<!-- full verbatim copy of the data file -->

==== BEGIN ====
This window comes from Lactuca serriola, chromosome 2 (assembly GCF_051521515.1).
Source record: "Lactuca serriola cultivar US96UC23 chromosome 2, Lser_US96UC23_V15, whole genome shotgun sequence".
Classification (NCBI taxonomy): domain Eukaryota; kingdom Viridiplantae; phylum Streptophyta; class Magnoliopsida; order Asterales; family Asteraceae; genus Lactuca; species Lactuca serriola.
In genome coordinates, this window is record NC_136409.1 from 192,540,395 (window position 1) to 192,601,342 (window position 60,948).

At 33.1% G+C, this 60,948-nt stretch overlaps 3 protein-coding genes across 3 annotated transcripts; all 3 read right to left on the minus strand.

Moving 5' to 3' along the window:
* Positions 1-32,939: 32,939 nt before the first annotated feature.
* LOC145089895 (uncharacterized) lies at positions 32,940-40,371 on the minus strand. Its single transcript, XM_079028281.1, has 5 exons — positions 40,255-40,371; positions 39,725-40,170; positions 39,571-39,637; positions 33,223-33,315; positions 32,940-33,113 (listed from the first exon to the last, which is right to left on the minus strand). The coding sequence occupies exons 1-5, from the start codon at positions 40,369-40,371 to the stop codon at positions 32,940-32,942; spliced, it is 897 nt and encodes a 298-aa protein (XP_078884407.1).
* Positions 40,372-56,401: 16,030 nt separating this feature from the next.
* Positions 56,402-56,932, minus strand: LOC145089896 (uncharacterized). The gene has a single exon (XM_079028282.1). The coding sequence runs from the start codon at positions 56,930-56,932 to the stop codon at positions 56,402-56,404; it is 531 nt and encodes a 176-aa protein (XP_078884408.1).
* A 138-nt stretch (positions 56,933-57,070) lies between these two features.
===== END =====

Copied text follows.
This window comes from Lactuca serriola, chromosome 2 (assembly GCF_051521515.1).
Source record: "Lactuca serriola cultivar US96UC23 chromosome 2, Lser_US96UC23_V15, whole genome shotgun sequence".
Classification (NCBI taxonomy): domain Eukaryota; kingdom Viridiplantae; phylum Streptophyta; class Magnoliopsida; order Asterales; family Asteraceae; genus Lactuca; species Lactuca serriola.
In genome coordinates, this window is record NC_136409.1 from 192,540,395 (window position 1) to 192,601,342 (window position 60,948).

At 33.1% G+C, this 60,948-nt stretch overlaps 3 protein-coding genes across 3 annotated transcripts; all 3 read right to left on the minus strand.

Moving 5' to 3' along the window:
* Positions 1-32,939: 32,939 nt before the first annotated feature.
* LOC145089895 (uncharacterized) lies at positions 32,940-40,371 on the minus strand. Its single transcript, XM_079028281.1, has 5 exons — positions 40,255-40,371; positions 39,725-40,170; positions 39,571-39,637; positions 33,223-33,315; positions 32,940-33,113 (listed from the first exon to the last, which is right to left on the minus strand). The coding sequence occupies exons 1-5, from the start codon at positions 40,369-40,371 to the stop codon at positions 32,940-32,942; spliced, it is 897 nt and encodes a 298-aa protein (XP_078884407.1).
* Positions 40,372-56,401: 16,030 nt separating this feature from the next.
* Positions 56,402-56,932, minus strand: LOC145089896 (uncharacterized). The gene has a single exon (XM_079028282.1). The coding sequence runs from the start codon at positions 56,930-56,932 to the stop codon at positions 56,402-56,404; it is 531 nt and encodes a 176-aa protein (XP_078884408.1).
* A 138-nt stretch (positions 56,933-57,070) lies between these two features.